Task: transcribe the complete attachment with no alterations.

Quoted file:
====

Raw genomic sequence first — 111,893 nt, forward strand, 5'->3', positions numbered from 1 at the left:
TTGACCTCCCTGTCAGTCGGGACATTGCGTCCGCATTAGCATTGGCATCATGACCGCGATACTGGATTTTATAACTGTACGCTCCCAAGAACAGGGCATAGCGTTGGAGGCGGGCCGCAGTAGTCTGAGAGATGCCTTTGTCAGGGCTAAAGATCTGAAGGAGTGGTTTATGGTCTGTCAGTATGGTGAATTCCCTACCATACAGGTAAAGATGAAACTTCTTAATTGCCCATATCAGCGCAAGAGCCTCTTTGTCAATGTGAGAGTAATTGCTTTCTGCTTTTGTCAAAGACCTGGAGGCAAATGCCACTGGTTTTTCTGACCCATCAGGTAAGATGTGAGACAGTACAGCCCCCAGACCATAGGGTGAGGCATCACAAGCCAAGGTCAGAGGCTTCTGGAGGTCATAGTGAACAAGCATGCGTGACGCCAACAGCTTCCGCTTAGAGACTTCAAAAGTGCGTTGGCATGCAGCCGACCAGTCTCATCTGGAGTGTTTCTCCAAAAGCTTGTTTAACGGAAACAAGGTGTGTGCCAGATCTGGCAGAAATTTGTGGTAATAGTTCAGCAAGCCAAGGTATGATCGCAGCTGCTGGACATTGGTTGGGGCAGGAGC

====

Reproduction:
Raw genomic sequence first — 111,893 nt, forward strand, 5'->3', positions numbered from 1 at the left:
TTGACCTCCCTGTCAGTCGGGACATTGCGTCCGCATTAGCATTGGCATCATGACCGCGATACTGGATTTTATAACTGTACGCTCCCAAGAACAGGGCATAGCGTTGGAGGCGGGCCGCAGTAGTCTGAGAGATGCCTTTGTCAGGGCTAAAGATCTGAAGGAGTGGTTTATGGTCTGTCAGTATGGTGAATTCCCTACCATACAGGTAAAGATGAAACTTCTTAATTGCCCATATCAGCGCAAGAGCCTCTTTGTCAATGTGAGAGTAATTGCTTTCTGCTTTTGTCAAAGACCTGGAGGCAAATGCCACTGGTTTTTCTGACCCATCAGGTAAGATGTGAGACAGTACAGCCCCCAGACCATAGGGTGAGGCATCACAAGCCAAGGTCAGAGGCTTCTGGAGGTCATAGTGAACAAGCATGCGTGACGCCAACAGCTTCCGCTTAGAGACTTCAAAAGTGCGTTGGCATGCAGCCGACCAGTCTCATCTGGAGTGTTTCTCCAAAAGCTTGTTTAACGGAAACAAGGTGTGTGCCAGATCTGGCAGAAATTTGTGGTAATAGTTCAGCAAGCCAAGGTATGATCGCAGCTGCTGGACATTGGTTGGGGCAGGAGC